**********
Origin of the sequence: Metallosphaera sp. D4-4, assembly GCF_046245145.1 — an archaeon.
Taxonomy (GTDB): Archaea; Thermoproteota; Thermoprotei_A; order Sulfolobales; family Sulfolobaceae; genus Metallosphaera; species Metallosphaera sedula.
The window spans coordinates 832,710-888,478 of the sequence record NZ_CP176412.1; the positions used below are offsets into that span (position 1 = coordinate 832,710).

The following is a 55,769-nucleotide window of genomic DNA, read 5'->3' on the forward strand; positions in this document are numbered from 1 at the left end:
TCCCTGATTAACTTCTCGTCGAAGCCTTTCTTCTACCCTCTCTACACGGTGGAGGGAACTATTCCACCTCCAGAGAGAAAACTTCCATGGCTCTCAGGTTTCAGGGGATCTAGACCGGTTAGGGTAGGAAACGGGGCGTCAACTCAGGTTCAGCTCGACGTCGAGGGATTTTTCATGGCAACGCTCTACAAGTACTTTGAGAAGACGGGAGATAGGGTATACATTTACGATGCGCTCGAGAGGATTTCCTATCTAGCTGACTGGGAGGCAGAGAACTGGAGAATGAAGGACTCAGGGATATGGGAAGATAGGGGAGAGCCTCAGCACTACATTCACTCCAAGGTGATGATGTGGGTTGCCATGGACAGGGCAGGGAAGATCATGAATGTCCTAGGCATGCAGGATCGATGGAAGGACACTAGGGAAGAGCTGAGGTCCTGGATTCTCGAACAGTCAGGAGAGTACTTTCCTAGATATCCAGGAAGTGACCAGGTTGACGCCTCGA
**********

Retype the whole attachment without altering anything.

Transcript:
Origin of the sequence: Metallosphaera sp. D4-4, assembly GCF_046245145.1 — an archaeon.
Taxonomy (GTDB): Archaea; Thermoproteota; Thermoprotei_A; order Sulfolobales; family Sulfolobaceae; genus Metallosphaera; species Metallosphaera sedula.
The window spans coordinates 832,710-888,478 of the sequence record NZ_CP176412.1; the positions used below are offsets into that span (position 1 = coordinate 832,710).

The following is a 55,769-nucleotide window of genomic DNA, read 5'->3' on the forward strand; positions in this document are numbered from 1 at the left end:
TCCCTGATTAACTTCTCGTCGAAGCCTTTCTTCTACCCTCTCTACACGGTGGAGGGAACTATTCCACCTCCAGAGAGAAAACTTCCATGGCTCTCAGGTTTCAGGGGATCTAGACCGGTTAGGGTAGGAAACGGGGCGTCAACTCAGGTTCAGCTCGACGTCGAGGGATTTTTCATGGCAACGCTCTACAAGTACTTTGAGAAGACGGGAGATAGGGTATACATTTACGATGCGCTCGAGAGGATTTCCTATCTAGCTGACTGGGAGGCAGAGAACTGGAGAATGAAGGACTCAGGGATATGGGAAGATAGGGGAGAGCCTCAGCACTACATTCACTCCAAGGTGATGATGTGGGTTGCCATGGACAGGGCAGGGAAGATCATGAATGTCCTAGGCATGCAGGATCGATGGAAGGACACTAGGGAAGAGCTGAGGTCCTGGATTCTCGAACAGTCAGGAGAGTACTTTCCTAGATATCCAGGAAGTGACCAGGTTGACGCCTCGA